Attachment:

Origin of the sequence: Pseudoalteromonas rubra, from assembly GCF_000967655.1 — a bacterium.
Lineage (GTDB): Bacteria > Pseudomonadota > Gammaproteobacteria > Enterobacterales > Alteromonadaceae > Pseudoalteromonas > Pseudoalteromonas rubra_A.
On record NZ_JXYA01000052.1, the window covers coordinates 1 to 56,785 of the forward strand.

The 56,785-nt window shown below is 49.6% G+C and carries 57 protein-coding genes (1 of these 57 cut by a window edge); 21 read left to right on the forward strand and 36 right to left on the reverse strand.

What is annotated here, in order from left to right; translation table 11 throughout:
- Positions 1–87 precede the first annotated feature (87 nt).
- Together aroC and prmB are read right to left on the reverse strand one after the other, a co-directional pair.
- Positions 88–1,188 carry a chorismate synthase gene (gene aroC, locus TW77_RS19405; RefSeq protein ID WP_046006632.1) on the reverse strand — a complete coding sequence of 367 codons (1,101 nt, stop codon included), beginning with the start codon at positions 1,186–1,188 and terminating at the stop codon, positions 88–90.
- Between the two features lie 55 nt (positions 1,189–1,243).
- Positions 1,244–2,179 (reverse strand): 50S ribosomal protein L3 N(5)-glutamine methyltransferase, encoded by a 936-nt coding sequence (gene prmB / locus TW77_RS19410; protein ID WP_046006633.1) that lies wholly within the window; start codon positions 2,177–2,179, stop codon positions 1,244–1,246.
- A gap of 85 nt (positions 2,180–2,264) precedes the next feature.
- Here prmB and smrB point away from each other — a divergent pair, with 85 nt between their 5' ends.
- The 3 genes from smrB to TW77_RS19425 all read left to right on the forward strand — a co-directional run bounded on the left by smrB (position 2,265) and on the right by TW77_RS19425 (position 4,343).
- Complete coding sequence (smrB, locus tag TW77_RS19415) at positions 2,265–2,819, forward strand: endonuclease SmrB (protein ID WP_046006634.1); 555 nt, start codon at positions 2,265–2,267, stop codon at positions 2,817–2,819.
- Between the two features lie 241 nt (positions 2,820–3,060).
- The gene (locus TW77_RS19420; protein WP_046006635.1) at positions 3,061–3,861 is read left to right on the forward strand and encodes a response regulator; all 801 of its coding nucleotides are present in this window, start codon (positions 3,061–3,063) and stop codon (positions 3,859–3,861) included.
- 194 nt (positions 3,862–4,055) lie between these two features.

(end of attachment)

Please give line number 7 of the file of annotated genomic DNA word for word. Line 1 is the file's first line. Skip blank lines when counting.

- Together aroC and prmB are read right to left on the reverse strand one after the other, a co-directional pair.